• Join over 1.2 million students every month
  • Accelerate your learning by 29%
  • Unlimited access from just £6.99 per month

Issues in criminal justice

Extracts from this document...

Introduction

Issues in Criminal Justice Law Assignment 2 Denzil has been charged with the murder of Phoebe, aged 17. His defence will be one of complete denial. When interviewed by the police, Denzil admitted the offence; but he now insists that he did so only because the police pretended to have found DNA evidence linking him to the crime. They had no such evidence. Glass fragments from a window broken at the scene of the crime have been compared with minute glass fragments found embedded in Denzil's clothing. According to a report prepared by Dr Holmes, a forensic scientist who will be called to testify for the prosecution, the chemical composition and refractive index of glass fragments taken from the crime scene exactly match that of the fragments recovered from Denzil's clothing. She added that only two percent of all glass used in the UK would match the glass from the crime scene, and concludes that the fragments found on Denzil's clothing "must beyond reasonable doubt have got there when he broke the window as he killed the deceased". Denzil's wife and mother could each give evidence supporting the prosecution case; but they are reluctant to testify, and will do so 'only if they have no choice'. Explain the prosecution's burden of proof in this case. Deal with both the evidential and the persuasive (legal) burden. 1) The burden of proof is the burden of satisfying the court or jury in a case that certain facts about the case are true. '"The burden of producing evidence means that in general the party that cites specific facts for the substantiation of its claim also has the burden of producing the evidence to prove these facts. ...read more.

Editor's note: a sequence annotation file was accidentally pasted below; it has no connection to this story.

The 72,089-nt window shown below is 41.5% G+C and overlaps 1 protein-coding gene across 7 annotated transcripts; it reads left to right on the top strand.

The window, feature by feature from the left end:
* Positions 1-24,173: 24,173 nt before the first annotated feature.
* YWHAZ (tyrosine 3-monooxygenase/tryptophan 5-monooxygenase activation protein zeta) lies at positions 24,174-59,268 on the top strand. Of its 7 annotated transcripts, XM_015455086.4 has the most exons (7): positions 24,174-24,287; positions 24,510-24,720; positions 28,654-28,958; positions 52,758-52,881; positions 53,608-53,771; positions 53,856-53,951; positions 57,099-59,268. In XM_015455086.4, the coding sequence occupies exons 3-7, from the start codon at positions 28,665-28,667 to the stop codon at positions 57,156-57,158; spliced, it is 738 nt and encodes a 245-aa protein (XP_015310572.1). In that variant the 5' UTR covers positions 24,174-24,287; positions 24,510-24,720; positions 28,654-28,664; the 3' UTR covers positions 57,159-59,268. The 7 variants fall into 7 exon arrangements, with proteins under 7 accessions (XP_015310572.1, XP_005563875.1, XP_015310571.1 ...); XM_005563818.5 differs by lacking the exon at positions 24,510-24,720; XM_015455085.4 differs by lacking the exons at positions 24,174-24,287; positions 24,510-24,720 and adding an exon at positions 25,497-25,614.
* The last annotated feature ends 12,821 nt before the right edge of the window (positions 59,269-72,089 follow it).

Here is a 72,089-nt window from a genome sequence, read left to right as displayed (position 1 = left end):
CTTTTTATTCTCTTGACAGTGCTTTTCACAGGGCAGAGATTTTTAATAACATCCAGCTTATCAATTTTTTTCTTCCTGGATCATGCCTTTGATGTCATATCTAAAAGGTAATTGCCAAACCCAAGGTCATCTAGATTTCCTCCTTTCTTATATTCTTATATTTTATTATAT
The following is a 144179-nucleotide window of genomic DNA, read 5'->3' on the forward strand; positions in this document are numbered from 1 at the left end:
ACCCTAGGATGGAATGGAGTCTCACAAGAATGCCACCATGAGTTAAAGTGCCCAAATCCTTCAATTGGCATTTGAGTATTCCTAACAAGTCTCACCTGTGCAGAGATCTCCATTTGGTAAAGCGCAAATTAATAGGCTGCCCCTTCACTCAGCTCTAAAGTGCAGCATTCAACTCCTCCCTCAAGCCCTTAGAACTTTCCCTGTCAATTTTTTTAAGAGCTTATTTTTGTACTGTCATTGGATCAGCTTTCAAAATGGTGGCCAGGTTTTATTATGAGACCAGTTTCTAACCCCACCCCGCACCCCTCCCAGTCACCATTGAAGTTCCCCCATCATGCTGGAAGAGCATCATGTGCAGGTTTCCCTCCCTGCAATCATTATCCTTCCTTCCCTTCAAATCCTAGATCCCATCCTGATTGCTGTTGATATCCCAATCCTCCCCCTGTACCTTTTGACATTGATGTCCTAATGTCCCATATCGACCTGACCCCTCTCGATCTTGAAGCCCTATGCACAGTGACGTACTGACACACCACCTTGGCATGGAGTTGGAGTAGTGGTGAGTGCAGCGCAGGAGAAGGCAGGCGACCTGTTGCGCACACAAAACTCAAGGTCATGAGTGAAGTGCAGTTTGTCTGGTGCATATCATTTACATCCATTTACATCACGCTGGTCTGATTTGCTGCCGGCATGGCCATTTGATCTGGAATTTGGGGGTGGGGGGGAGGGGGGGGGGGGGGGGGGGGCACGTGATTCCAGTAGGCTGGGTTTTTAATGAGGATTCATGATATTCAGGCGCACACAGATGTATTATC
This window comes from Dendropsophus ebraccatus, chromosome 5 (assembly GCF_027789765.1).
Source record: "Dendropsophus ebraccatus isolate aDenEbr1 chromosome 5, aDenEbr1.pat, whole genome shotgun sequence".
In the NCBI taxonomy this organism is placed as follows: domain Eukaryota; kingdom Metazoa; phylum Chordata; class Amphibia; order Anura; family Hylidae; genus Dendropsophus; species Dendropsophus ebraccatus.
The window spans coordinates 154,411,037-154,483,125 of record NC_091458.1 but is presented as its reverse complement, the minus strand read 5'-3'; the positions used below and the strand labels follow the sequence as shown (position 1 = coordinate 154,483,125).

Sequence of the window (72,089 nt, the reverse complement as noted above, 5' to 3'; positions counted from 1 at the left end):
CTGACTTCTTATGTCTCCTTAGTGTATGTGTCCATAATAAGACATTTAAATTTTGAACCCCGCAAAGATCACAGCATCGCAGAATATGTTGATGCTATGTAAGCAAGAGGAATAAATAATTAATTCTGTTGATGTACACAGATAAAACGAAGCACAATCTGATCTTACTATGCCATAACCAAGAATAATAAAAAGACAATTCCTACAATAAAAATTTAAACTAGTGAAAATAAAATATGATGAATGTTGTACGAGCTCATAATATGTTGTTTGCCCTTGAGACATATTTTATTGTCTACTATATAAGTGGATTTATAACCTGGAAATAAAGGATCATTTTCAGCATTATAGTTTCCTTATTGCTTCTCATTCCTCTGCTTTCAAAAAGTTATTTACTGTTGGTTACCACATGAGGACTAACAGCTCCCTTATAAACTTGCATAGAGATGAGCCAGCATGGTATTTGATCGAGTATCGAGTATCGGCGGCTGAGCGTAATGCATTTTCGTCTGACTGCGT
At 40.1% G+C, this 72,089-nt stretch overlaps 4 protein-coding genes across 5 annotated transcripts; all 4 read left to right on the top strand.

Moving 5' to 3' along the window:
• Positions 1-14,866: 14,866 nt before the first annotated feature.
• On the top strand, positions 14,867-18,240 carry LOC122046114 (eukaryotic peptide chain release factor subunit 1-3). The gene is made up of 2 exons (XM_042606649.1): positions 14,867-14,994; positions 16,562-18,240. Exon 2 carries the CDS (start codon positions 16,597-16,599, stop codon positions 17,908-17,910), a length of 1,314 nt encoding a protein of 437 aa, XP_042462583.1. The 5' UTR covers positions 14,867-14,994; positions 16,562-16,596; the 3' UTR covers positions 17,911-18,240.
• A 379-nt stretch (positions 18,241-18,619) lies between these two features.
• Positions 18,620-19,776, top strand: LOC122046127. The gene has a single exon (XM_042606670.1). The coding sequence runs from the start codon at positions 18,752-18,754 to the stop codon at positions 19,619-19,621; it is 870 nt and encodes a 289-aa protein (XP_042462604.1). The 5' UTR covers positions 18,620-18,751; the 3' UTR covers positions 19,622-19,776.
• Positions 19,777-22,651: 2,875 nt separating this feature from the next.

Middle

The police within the case stated to Denzil that they had found DNA evidence linking him to the murder of Phoebe, under this pressure Denzil then confessed to the police that he had committed the crime, even if he actually hadn't committed the crime. Prior to the passing of PACE, it was unclear whether under the common law discretion a judge was entitled to exclude evidence on the ground that it had been obtained by unfair means. Some Court of Appeal dicta did suggest that this was permissible if the prosecution evidence had been obtained by the means of a trick, by misleading the defendant or employing oppressive or unfair means. [2] From time to time the courts still employ their common law discretion. Ognall J, for instance relied on the common law discretion to exclude some evidence obtained by an under cover police woman in a some what provocative circumstance at the trial of Colin Stagg. [2] In the case of Thompson, Sinclair and Maver [1995] 2 Cr App R 589, Evans, LJ, addressed the issue of judges possessing the power to exclude any defence evidence in trials involving co-defendants. By a judge intervening in a court case to exclude evidence of one defendant might appear that there is a tipping of the scales in favour of one co-defendant. This is a serious matter, to exclude evidence that the first defendant wishes to call. Inevitably where the co-accused are running cut-throat defences, what is of advantage to defendant one will be of a disadvantage to defendant two. A discretion to exclude a co-defendants evidence could create the impression that the judge, no matter how well intentioned, was stepping into the area, this is undesirable. ...read more.